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March 31, 1962


JAMA. 1962;179(13):1022. doi:10.1001/jama.1962.03050130026007

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In the past decade, the advances in cardiovascular surgery have exceeded the wildest dreams of the surgeons of half a century ago and still the horizons have not been reached and explored. Much of this work has originated and has been pursued in the United States. It is perhaps natural for people here to so concentrate on the studies emanating from centers and laboratories in this country that valuable work being done abroad remains unknown. This problem becomes particularly acute when language presents a substantial barrier to easy communication of results and ideas.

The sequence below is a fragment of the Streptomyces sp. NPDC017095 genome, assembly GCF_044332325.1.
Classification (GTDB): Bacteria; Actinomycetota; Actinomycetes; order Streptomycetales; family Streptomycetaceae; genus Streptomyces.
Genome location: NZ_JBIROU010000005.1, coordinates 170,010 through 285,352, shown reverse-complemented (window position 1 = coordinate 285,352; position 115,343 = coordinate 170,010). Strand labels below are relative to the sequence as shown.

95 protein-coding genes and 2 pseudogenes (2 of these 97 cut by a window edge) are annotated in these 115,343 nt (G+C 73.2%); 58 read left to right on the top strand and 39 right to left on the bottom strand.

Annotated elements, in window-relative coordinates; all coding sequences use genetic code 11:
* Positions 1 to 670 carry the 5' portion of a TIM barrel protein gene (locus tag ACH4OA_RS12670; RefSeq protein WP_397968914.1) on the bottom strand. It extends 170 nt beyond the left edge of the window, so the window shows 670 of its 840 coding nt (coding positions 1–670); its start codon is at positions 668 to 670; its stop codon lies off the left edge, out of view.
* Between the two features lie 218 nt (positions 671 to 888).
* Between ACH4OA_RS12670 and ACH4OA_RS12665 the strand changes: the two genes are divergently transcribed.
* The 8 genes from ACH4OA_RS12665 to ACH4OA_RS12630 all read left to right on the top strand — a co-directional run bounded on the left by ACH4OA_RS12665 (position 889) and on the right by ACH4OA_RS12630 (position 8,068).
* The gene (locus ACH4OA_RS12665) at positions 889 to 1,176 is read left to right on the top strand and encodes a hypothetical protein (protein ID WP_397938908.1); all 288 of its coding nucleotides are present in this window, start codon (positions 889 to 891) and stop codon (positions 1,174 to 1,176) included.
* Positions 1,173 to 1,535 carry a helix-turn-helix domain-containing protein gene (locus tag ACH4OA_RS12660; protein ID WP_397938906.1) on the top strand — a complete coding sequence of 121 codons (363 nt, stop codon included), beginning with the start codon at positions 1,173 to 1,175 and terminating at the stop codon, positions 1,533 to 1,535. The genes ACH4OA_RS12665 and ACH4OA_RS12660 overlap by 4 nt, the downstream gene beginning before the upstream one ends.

In the March 3, 1962 issue of The Journal a paper from the Tokyo Women's Medical College discussed some of the complicated and little understood problems connected with the changes in hemodynamics occurring during and after extracorporeal circulation. The paper came from the department of Professor Shigeru Sakakibara, an eminent Japanese cardiac surgeon, and one of the

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